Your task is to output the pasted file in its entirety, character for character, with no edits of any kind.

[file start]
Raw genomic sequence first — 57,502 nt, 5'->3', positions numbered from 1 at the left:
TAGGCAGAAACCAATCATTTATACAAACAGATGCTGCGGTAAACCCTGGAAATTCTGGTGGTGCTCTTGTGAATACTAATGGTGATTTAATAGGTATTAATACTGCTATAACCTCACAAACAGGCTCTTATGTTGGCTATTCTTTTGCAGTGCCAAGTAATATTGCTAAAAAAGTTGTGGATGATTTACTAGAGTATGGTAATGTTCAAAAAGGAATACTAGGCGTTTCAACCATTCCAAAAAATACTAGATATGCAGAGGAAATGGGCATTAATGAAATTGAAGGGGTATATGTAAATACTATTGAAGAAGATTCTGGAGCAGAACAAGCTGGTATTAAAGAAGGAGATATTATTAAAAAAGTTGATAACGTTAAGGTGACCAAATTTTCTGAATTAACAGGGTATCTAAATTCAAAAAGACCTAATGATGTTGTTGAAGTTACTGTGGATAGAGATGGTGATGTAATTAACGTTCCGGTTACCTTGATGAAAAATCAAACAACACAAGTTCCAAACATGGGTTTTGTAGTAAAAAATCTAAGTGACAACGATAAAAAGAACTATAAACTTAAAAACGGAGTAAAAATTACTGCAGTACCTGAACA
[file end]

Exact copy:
Raw genomic sequence first — 57,502 nt, 5'->3', positions numbered from 1 at the left:
TAGGCAGAAACCAATCATTTATACAAACAGATGCTGCGGTAAACCCTGGAAATTCTGGTGGTGCTCTTGTGAATACTAATGGTGATTTAATAGGTATTAATACTGCTATAACCTCACAAACAGGCTCTTATGTTGGCTATTCTTTTGCAGTGCCAAGTAATATTGCTAAAAAAGTTGTGGATGATTTACTAGAGTATGGTAATGTTCAAAAAGGAATACTAGGCGTTTCAACCATTCCAAAAAATACTAGATATGCAGAGGAAATGGGCATTAATGAAATTGAAGGGGTATATGTAAATACTATTGAAGAAGATTCTGGAGCAGAACAAGCTGGTATTAAAGAAGGAGATATTATTAAAAAAGTTGATAACGTTAAGGTGACCAAATTTTCTGAATTAACAGGGTATCTAAATTCAAAAAGACCTAATGATGTTGTTGAAGTTACTGTGGATAGAGATGGTGATGTAATTAACGTTCCGGTTACCTTGATGAAAAATCAAACAACACAAGTTCCAAACATGGGTTTTGTAGTAAAAAATCTAAGTGACAACGATAAAAAGAACTATAAACTTAAAAACGGAGTAAAAATTACTGCAGTACCTGAACA